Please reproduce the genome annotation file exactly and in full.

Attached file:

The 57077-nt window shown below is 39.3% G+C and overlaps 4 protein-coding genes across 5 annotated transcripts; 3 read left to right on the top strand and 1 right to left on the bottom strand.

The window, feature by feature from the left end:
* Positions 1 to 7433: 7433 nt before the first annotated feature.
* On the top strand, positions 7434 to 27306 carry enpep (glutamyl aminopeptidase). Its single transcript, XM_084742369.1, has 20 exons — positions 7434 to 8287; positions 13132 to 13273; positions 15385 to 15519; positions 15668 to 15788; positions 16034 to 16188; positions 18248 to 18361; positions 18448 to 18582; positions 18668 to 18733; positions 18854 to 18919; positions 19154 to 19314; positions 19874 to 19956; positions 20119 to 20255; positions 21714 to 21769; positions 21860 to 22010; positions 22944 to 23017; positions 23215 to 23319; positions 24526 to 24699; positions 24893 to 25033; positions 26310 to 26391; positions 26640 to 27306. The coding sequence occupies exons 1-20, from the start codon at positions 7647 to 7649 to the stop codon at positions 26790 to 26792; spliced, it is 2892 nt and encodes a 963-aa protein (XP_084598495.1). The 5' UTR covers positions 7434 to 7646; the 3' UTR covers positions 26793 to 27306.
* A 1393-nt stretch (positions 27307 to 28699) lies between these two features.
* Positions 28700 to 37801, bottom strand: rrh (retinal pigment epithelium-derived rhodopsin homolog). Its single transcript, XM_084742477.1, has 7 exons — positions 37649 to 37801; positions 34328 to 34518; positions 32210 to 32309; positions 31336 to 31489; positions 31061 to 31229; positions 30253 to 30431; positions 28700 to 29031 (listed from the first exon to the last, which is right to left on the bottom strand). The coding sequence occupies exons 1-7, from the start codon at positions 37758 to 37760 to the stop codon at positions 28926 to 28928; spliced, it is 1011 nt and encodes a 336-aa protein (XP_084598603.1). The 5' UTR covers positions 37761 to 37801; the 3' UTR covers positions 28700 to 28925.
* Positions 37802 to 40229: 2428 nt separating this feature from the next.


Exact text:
The 57077-nt window shown below is 39.3% G+C and overlaps 4 protein-coding genes across 5 annotated transcripts; 3 read left to right on the top strand and 1 right to left on the bottom strand.

The window, feature by feature from the left end:
* Positions 1 to 7433: 7433 nt before the first annotated feature.
* On the top strand, positions 7434 to 27306 carry enpep (glutamyl aminopeptidase). Its single transcript, XM_084742369.1, has 20 exons — positions 7434 to 8287; positions 13132 to 13273; positions 15385 to 15519; positions 15668 to 15788; positions 16034 to 16188; positions 18248 to 18361; positions 18448 to 18582; positions 18668 to 18733; positions 18854 to 18919; positions 19154 to 19314; positions 19874 to 19956; positions 20119 to 20255; positions 21714 to 21769; positions 21860 to 22010; positions 22944 to 23017; positions 23215 to 23319; positions 24526 to 24699; positions 24893 to 25033; positions 26310 to 26391; positions 26640 to 27306. The coding sequence occupies exons 1-20, from the start codon at positions 7647 to 7649 to the stop codon at positions 26790 to 26792; spliced, it is 2892 nt and encodes a 963-aa protein (XP_084598495.1). The 5' UTR covers positions 7434 to 7646; the 3' UTR covers positions 26793 to 27306.
* A 1393-nt stretch (positions 27307 to 28699) lies between these two features.
* Positions 28700 to 37801, bottom strand: rrh (retinal pigment epithelium-derived rhodopsin homolog). Its single transcript, XM_084742477.1, has 7 exons — positions 37649 to 37801; positions 34328 to 34518; positions 32210 to 32309; positions 31336 to 31489; positions 31061 to 31229; positions 30253 to 30431; positions 28700 to 29031 (listed from the first exon to the last, which is right to left on the bottom strand). The coding sequence occupies exons 1-7, from the start codon at positions 37758 to 37760 to the stop codon at positions 28926 to 28928; spliced, it is 1011 nt and encodes a 336-aa protein (XP_084598603.1). The 5' UTR covers positions 37761 to 37801; the 3' UTR covers positions 28700 to 28925.
* Positions 37802 to 40229: 2428 nt separating this feature from the next.